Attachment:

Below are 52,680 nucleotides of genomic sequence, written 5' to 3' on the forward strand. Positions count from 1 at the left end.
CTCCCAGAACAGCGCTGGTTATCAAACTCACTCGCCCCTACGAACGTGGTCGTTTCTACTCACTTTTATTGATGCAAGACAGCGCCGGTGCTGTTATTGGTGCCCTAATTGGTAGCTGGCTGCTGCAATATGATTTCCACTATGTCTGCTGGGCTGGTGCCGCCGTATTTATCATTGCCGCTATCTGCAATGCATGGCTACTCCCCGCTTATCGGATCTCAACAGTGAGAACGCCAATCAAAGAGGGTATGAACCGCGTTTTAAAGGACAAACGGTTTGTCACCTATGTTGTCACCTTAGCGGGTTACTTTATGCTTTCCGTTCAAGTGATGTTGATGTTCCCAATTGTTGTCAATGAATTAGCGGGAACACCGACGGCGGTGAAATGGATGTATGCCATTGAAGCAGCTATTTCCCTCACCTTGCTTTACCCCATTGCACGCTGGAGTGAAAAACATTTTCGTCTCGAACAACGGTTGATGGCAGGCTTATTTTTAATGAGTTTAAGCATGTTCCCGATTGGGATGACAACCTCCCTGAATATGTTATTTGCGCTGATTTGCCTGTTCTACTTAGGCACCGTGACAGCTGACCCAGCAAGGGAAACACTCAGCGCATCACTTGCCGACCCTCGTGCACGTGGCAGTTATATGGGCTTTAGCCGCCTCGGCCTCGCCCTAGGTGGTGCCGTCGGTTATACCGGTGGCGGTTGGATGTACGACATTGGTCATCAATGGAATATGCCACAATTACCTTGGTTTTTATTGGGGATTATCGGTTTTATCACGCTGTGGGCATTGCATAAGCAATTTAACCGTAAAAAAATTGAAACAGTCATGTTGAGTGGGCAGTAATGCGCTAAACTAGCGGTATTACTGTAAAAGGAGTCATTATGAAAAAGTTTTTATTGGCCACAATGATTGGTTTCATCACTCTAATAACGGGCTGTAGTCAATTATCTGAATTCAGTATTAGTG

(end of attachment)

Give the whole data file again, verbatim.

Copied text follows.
Below are 52,680 nucleotides of genomic sequence, written 5' to 3' on the forward strand. Positions count from 1 at the left end.
CTCCCAGAACAGCGCTGGTTATCAAACTCACTCGCCCCTACGAACGTGGTCGTTTCTACTCACTTTTATTGATGCAAGACAGCGCCGGTGCTGTTATTGGTGCCCTAATTGGTAGCTGGCTGCTGCAATATGATTTCCACTATGTCTGCTGGGCTGGTGCCGCCGTATTTATCATTGCCGCTATCTGCAATGCATGGCTACTCCCCGCTTATCGGATCTCAACAGTGAGAACGCCAATCAAAGAGGGTATGAACCGCGTTTTAAAGGACAAACGGTTTGTCACCTATGTTGTCACCTTAGCGGGTTACTTTATGCTTTCCGTTCAAGTGATGTTGATGTTCCCAATTGTTGTCAATGAATTAGCGGGAACACCGACGGCGGTGAAATGGATGTATGCCATTGAAGCAGCTATTTCCCTCACCTTGCTTTACCCCATTGCACGCTGGAGTGAAAAACATTTTCGTCTCGAACAACGGTTGATGGCAGGCTTATTTTTAATGAGTTTAAGCATGTTCCCGATTGGGATGACAACCTCCCTGAATATGTTATTTGCGCTGATTTGCCTGTTCTACTTAGGCACCGTGACAGCTGACCCAGCAAGGGAAACACTCAGCGCATCACTTGCCGACCCTCGTGCACGTGGCAGTTATATGGGCTTTAGCCGCCTCGGCCTCGCCCTAGGTGGTGCCGTCGGTTATACCGGTGGCGGTTGGATGTACGACATTGGTCATCAATGGAATATGCCACAATTACCTTGGTTTTTATTGGGGATTATCGGTTTTATCACGCTGTGGGCATTGCATAAGCAATTTAACCGTAAAAAAATTGAAACAGTCATGTTGAGTGGGCAGTAATGCGCTAAACTAGCGGTATTACTGTAAAAGGAGTCATTATGAAAAAGTTTTTATTGGCCACAATGATTGGTTTCATCACTCTAATAACGGGCTGTAGTCAATTATCTGAATTCAGTATTAGTG